Mass. Democrats tack sequester woes on Republican pols
As originally appearing in The Boston Herald

Chris Cassidy  and Marie Szaniszlo

Top Bay State Democrats continued to try to pin the sequestration chaos in D.C. on congressional Republicans yesterday, with Gov. Deval Patrick again accusing the GOP of trying to ruin the economy and saying he’s “scared,” while U.S. Sen. Elizabeth Warren joined in to slam “just plain dumb” budget cuts.

Patrick framed sequestration as a “partisan failure,” blaming GOP House Speaker John Boehner for refusing to strike a deal with President Obama.

“When the Republicans in the House say, ‘This is what we’re willing to do,’ and the president says, ‘OK, I think that’s a good idea,’ they say, ‘Well you know what? Never mind then.’ I think that’s as frustrating to the American public as it is to me,” Patrick said at a State House press conference yesterday.

Patrick Administration & Finance Secretary Glen Shor admitted there would be no immediate action at the state level if the sequestration blade falls on March 1, but Patrick warned it could lead to a slowdown in the economy and to crippling uncertainty in the private sector.

“I’m scared,” said Patrick. “I’m concerned.”

Meanwhile, Warren called the automatic cuts in federal spending slated to take effect Friday “just plain dumb,” but the Bay State’s recently elected senior senator said it’s largely up to congressional leaders to reach a compromise.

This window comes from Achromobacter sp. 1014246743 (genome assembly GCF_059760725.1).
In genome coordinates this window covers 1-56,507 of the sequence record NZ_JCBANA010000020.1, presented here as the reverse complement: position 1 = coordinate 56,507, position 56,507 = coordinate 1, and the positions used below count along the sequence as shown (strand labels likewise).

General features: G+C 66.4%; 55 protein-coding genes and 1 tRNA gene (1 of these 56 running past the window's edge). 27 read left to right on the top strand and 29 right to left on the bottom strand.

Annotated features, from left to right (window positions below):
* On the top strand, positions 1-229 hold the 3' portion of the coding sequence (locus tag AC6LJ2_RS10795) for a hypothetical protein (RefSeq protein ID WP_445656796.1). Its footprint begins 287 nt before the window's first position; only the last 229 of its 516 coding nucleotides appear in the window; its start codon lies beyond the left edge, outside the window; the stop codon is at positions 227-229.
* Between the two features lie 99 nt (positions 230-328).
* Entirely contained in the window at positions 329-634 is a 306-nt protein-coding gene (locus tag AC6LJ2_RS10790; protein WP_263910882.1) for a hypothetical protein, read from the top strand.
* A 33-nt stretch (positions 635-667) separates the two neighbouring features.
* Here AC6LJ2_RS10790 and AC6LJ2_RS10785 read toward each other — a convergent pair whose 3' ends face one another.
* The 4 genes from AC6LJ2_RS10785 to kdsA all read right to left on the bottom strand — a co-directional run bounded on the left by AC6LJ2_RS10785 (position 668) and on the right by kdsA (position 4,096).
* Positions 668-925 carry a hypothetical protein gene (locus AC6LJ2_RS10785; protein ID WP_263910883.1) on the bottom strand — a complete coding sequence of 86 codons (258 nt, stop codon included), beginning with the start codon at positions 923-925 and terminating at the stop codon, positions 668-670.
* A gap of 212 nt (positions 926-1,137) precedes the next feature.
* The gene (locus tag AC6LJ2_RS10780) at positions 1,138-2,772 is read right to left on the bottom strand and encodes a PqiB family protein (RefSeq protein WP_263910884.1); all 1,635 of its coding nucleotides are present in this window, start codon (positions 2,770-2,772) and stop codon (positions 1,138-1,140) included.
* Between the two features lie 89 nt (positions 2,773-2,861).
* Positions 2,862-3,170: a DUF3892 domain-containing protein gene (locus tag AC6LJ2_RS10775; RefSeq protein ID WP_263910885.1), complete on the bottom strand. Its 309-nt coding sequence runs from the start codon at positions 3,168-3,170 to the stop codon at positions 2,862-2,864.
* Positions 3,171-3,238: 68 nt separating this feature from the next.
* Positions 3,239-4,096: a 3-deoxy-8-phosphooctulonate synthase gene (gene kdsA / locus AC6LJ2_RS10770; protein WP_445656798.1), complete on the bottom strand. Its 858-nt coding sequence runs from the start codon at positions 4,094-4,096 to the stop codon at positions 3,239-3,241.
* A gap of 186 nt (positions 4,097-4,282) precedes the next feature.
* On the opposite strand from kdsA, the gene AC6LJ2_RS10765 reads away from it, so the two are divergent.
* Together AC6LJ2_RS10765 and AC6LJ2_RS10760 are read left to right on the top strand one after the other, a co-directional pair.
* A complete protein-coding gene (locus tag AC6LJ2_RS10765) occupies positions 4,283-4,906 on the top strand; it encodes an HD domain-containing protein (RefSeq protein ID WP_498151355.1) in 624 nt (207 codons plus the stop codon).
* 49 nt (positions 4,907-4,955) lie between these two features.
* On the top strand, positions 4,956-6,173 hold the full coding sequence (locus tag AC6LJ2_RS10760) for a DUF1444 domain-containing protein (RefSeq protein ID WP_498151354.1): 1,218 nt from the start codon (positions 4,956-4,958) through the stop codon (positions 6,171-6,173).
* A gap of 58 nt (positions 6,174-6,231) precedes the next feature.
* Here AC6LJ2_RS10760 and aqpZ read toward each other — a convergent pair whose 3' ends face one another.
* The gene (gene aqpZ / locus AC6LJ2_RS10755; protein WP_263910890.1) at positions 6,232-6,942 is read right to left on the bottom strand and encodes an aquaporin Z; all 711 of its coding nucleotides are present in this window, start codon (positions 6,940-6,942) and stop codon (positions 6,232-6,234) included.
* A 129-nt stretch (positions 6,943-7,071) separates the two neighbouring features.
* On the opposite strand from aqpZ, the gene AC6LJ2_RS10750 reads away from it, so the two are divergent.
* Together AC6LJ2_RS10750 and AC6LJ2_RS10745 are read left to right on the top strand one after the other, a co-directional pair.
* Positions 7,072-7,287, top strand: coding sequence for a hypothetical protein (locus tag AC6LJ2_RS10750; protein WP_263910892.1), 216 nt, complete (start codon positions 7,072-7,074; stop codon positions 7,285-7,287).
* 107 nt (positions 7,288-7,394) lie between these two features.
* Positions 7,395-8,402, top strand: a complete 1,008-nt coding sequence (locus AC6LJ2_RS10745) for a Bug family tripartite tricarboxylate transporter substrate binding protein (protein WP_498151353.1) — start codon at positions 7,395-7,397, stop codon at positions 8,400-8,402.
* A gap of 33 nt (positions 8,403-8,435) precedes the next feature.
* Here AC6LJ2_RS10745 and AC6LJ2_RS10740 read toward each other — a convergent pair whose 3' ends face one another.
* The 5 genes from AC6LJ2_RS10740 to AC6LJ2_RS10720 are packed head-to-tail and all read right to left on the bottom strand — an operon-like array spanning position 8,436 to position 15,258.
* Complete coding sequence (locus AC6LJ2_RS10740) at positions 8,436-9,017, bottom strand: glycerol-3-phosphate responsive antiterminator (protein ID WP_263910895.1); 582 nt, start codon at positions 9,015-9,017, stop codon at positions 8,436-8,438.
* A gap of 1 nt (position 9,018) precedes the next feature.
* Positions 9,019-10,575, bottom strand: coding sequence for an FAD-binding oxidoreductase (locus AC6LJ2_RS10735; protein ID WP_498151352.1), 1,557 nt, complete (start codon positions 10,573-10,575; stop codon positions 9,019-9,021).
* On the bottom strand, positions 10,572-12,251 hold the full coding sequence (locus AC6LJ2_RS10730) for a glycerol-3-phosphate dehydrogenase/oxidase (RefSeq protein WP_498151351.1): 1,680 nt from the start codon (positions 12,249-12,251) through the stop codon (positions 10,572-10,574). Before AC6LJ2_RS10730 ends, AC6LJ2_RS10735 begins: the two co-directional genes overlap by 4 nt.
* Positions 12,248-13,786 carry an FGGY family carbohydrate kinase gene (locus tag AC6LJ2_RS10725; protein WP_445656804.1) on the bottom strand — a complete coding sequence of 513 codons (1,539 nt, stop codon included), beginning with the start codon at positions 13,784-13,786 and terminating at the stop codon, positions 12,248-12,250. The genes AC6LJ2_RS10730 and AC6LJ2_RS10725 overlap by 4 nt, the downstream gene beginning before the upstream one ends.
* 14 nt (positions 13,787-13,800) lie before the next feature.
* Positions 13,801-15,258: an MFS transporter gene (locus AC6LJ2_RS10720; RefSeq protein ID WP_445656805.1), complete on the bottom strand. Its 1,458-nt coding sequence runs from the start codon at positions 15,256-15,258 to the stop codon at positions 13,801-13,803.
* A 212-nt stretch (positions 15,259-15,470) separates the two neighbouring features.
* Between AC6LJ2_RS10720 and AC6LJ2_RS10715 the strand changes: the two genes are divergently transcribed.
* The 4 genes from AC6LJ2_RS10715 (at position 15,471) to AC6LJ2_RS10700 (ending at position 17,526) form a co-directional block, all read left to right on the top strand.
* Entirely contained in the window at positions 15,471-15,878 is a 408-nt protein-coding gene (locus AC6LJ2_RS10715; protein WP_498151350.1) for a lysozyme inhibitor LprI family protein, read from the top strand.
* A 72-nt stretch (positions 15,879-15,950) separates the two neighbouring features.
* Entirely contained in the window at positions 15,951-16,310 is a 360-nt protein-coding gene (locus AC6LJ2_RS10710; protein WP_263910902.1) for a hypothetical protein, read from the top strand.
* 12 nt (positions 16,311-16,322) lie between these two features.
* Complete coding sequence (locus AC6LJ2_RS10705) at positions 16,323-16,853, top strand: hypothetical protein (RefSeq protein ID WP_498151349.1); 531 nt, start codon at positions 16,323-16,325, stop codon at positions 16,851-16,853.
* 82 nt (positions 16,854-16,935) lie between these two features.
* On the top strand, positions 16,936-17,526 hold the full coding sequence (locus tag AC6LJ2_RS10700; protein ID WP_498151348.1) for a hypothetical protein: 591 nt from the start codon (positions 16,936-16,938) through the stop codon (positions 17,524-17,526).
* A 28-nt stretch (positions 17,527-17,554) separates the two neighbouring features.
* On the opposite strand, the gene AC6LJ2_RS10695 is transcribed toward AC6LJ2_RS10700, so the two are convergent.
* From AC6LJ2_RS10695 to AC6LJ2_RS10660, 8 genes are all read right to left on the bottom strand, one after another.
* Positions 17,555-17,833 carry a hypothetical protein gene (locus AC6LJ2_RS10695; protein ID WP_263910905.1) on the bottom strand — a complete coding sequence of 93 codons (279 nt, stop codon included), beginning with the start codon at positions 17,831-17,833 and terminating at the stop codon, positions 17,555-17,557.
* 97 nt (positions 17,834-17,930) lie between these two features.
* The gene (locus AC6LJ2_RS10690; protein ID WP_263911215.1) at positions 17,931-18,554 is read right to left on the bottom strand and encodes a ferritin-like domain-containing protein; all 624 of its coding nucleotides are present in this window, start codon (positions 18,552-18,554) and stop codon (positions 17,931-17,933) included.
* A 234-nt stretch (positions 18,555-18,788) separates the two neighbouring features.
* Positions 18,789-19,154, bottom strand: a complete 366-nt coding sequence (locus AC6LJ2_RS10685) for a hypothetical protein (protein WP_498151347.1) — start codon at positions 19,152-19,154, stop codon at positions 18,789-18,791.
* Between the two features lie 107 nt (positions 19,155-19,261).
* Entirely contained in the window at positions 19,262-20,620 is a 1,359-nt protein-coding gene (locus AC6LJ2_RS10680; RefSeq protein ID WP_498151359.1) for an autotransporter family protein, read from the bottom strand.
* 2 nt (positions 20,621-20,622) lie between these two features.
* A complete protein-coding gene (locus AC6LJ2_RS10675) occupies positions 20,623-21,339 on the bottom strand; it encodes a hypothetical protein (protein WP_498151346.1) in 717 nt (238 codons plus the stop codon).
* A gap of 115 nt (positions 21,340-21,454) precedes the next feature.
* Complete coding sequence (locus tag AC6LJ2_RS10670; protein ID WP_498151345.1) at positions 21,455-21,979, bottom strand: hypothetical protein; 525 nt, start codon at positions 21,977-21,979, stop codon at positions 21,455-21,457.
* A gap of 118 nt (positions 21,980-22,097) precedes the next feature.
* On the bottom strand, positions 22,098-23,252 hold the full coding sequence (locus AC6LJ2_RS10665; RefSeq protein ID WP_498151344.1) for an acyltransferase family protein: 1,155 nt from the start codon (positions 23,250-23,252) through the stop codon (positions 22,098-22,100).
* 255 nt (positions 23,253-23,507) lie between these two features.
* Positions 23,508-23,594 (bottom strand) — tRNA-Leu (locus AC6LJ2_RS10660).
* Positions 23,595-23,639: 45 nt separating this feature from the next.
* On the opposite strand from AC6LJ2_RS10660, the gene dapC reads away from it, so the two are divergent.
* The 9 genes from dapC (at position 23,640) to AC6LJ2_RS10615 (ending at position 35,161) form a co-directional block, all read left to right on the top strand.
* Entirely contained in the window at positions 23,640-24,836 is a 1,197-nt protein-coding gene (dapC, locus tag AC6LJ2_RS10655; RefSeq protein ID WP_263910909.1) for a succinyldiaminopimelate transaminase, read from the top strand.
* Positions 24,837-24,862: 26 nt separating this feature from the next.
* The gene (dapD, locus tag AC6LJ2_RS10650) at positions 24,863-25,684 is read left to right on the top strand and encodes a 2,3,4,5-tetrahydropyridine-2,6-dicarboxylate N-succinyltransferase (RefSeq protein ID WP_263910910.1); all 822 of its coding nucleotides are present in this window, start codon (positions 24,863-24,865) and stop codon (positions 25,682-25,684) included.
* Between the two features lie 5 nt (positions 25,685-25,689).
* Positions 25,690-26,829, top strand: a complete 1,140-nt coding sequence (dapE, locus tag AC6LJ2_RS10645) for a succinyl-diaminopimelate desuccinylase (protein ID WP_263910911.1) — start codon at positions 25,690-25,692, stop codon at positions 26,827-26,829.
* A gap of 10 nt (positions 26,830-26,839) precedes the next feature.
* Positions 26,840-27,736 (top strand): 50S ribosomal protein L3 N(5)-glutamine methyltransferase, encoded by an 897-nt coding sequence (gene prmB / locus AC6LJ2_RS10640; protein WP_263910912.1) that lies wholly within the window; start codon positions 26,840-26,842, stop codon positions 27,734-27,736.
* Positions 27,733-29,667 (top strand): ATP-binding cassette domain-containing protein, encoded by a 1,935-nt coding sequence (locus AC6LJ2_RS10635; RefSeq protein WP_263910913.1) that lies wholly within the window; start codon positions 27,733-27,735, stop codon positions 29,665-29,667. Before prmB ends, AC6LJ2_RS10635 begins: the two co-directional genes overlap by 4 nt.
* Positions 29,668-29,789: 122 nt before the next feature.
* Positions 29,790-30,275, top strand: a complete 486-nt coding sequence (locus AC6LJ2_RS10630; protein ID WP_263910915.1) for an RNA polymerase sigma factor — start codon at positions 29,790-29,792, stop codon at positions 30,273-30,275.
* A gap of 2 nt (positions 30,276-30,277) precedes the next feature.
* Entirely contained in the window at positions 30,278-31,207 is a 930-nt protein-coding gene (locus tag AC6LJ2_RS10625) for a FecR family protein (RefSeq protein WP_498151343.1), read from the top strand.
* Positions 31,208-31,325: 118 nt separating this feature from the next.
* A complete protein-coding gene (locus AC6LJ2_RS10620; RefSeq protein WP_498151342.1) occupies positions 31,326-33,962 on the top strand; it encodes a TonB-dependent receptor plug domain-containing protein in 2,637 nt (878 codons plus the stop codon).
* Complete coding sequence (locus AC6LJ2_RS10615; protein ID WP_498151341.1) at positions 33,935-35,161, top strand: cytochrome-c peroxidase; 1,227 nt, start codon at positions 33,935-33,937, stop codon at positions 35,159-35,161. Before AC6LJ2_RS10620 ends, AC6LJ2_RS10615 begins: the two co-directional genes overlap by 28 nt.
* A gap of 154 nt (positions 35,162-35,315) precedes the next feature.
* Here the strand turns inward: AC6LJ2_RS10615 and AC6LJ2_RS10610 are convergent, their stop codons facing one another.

“We’re out there trying to make clear this means children kicked out of Head Start programs. This means teachers that are potentially laid off. This means fewer air traffic controllers,” she said. “It means here in Massachusetts fewer dollars going into research.”

New England Council president Jim Brett said Warren touched on some issues that are important to the council, including infrastructure and the cuts in research and defense spending that are expected to take effect if Congress and the president fail to cut a deal by Friday.

“She hit all of the key notes,” Brett said. “She made clear she wanted to be a protector of those programs.”

Boehner said yesterday he isn’t about to move off his long-held position that the sequester be offset through targeted spending cuts, not the package of cuts and tax increases Obama supports.

“Mr. President, you got your tax increase,” Boehner said, referring to the tax rate increases that took effect on Jan. 1. “It’s time to cut spending here in Washington.”

Meanwhile, Patrick took criticism he got from GOP operative Karl Rove as a compliment, when Rove accused Patrick of committing “wild libel” against congressional Republicans on “Meet the Press” Sunday.

“Thank you very much,” Patrick said when asked to react to the Rove jibe.

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